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When Joe Schoen arrived in Buffalo in 2017, the Bills were stumbling along in a dreary stretch — 17 consecutive seasons without qualifying for the playoffs. As the assistant general manager, Schoen watched Tyrod Taylor start at quarterback, helping the Bills to a record of 9-7 as the franchise finally crashed the postseason party.
Schoen never forgot that.
On Tuesday, Schoen and the Giants agreed to terms on a two-year contract worth $11 million for Taylor, plus incentives that can inflate the deal to $17 million. No longer will the Giants go into a season without a reputable backup quarterback.
The Giants guaranteed $8.5 million of the contract, and the financial investment is high for a player who fills the No. 2 quarterback role. Of course, there are many questions yet to be answered about returning starter Daniel Jones, and having Taylor on the scene to push and compete with Jones, the Giants hope, will bring out the best in both of them.
Jones, 24, missed the final six games of the 2021 season with a neck injury. He is expected to be available when the Giants assemble for work in the spring, but neck issues are always concerning.
Jones is 12-25 as a starter, and the Giants are not expected to pick up the fifth year option on his contract, which would guarantee him $22.3 million for the 2023 season. That means Jones will be playing on the final year of his contract, making this truly a year of decision for him — working with a new head coach (Brian Daboll), a new offensive coordinator (Mike Kafka) and a new quarterbacks coach (Shea Tierney) as he learns an entirely new offensive playbook.
Jones was the No. 7-overall pick in the 2019 draft, selected by former general manager Dave Gettleman. He now has to impress a new front office. Daboll has done excellent work with quarterbacks in his NFL tenure — Josh Allen with the Bills tops the résumé — and he has expressed optimism he can make it work with Jones. There is no job security for Jones after this season, though.
Taylor, 32, is a well-traveled veteran who has limitations but has a winning record (26-25-1) as a starter and will rarely put his team in a bad spot. He has 59 touchdown passes and 25 interceptions in an NFL career, which started in 2011 as a sixth-round draft pick of the Ravens out of Virginia Tech. He made the Pro Bowl in 2015. Taylor has been with the Ravens, Bills, Browns and Chargers, and last season went 2-4 as a starter for the Texans.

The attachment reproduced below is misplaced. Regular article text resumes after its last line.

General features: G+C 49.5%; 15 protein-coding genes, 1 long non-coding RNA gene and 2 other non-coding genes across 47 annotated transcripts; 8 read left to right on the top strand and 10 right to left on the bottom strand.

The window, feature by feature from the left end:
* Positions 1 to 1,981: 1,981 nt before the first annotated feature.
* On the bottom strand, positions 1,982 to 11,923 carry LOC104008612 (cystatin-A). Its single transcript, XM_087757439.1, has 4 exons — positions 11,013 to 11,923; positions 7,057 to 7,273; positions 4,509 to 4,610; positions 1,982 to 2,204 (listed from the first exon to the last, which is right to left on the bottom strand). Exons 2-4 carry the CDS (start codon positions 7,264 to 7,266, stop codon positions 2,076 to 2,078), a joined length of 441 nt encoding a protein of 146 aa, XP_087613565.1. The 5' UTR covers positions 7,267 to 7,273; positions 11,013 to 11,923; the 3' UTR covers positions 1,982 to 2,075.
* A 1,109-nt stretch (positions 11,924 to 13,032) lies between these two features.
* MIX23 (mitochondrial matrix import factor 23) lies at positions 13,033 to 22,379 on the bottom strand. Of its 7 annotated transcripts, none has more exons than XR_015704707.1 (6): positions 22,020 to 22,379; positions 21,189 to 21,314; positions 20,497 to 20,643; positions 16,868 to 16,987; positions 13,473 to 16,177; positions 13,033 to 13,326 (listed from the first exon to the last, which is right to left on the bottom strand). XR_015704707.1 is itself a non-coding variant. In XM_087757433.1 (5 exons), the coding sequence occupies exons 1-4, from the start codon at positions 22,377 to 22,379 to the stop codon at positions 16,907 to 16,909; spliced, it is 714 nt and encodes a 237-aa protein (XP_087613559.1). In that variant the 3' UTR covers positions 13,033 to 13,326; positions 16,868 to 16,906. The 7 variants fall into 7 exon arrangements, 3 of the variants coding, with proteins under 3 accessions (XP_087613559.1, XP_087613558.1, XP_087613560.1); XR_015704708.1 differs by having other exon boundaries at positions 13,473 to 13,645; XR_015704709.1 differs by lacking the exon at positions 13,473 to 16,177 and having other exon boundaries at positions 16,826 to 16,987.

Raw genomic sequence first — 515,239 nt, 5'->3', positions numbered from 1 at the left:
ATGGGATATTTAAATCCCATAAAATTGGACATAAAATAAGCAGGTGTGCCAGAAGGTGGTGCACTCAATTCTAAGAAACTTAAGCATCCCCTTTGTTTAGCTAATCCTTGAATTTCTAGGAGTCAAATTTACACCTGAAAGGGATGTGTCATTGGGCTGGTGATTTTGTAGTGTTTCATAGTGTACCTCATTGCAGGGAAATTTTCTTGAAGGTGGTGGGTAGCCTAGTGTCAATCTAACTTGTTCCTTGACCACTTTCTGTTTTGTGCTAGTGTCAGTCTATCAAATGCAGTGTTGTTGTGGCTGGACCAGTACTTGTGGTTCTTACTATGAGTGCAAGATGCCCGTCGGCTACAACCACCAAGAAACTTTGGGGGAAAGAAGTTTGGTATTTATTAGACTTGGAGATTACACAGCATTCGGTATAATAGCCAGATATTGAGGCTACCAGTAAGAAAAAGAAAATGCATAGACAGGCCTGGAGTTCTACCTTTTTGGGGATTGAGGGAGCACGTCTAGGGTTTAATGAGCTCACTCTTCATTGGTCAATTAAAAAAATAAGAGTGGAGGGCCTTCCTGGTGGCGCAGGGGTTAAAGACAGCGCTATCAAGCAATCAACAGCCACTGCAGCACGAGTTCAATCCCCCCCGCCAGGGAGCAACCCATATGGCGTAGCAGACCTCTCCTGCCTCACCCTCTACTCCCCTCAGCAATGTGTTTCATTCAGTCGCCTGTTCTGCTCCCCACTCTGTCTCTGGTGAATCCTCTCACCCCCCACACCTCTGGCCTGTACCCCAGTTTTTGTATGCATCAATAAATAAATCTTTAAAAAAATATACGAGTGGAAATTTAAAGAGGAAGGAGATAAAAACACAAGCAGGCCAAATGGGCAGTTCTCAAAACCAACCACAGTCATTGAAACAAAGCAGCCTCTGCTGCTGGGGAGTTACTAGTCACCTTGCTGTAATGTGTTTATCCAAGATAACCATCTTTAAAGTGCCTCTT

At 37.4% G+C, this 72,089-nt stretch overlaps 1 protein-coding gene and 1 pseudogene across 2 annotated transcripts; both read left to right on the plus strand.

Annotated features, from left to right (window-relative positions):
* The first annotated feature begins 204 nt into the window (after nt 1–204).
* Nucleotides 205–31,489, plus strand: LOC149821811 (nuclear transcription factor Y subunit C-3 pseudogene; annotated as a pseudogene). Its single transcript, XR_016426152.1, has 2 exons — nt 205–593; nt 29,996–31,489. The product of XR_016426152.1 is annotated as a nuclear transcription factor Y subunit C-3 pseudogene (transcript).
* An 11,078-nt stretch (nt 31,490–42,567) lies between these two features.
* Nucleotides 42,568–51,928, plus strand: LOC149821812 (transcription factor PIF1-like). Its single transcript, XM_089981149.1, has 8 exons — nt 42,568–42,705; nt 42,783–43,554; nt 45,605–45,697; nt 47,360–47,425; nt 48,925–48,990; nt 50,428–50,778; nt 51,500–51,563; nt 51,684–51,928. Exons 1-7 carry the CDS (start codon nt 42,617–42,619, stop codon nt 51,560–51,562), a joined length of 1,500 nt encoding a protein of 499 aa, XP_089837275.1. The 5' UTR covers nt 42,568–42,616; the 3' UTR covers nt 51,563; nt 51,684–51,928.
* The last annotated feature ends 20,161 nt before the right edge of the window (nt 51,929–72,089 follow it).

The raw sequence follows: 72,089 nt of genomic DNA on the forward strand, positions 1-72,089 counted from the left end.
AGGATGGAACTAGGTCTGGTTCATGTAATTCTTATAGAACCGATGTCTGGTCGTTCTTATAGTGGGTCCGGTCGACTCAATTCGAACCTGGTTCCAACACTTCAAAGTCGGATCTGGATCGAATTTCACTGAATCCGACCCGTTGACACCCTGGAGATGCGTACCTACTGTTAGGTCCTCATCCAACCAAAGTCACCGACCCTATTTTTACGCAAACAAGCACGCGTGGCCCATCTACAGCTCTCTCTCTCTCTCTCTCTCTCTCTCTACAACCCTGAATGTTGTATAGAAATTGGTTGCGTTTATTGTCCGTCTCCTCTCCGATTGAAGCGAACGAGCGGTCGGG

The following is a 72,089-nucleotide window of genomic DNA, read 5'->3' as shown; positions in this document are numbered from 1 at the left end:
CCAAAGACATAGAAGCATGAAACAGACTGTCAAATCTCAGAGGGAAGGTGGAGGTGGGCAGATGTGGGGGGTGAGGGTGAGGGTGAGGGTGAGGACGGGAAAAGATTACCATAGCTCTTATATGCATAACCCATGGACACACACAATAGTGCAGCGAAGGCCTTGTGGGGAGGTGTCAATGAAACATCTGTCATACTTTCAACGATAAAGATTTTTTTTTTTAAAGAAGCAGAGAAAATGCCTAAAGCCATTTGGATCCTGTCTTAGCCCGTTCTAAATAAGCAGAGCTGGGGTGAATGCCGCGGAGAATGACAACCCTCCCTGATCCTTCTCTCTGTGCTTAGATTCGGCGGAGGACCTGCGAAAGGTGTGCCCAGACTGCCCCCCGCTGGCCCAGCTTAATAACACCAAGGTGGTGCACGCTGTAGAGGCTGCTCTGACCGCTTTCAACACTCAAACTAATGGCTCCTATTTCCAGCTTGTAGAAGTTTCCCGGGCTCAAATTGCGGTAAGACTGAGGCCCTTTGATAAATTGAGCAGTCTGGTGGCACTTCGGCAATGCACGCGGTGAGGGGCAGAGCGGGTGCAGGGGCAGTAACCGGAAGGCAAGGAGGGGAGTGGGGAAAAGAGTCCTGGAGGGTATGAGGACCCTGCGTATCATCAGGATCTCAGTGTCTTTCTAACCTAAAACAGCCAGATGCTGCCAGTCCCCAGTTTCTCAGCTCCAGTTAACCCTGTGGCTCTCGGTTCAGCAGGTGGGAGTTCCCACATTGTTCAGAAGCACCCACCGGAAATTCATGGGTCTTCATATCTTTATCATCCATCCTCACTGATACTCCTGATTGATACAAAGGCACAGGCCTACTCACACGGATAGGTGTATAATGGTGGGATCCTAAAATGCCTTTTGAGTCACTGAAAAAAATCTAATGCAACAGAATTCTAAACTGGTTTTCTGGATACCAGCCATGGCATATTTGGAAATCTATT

The Giants saw what happens when the starting quarterback gets hurt and there are no reliable arms to bring in from the bullpen. After Jones went out last season, Mike Glennon started four games and Jake Fromm started two. The Giants averaged 9.3 points in those games, all losses, and were incompetent on offense. It was so embarrassing the scoring fadeout was one of the reasons coach Joe Judge was fired just two years into a five-year contract.
This mistake was not going to be repeated. Schoen and Daboll wanted to add an experienced quarterback with mobility. Taylor, with 19 rushing touchdowns in his career, fits. Taylor’s career quarterback rating of 88.7 is actually higher than Jones’ rating of 84.3. Taylor’s arm is not as strong as Jones but he is a low-mistake player.
Taylor was not with the Bills when Daboll arrived in 2018 and thus is not familiar with the offense the Giants will install. Last month, the Giants signed quarterback Davis Webb, a player Daboll worked with in Buffalo. Webb, a third round pick of the Giants in 2017, will help Jones and now Taylor learn the offense as he attempts to stay on the roster as the third quarterback.
This signing can be viewed in different ways. With the two-year deal, Taylor could serve as a bridge quarterback if the Giants move on from Jones after this season and select a quarterback high in the 2023 draft. Taylor served this role with the Browns for Baker Mayfield and with the Chargers for Justin Herbert. He will not balk at being the backup, nor will he accept being the backup without challenging for a starting job. In the past, Giants backups did not challenge for anything.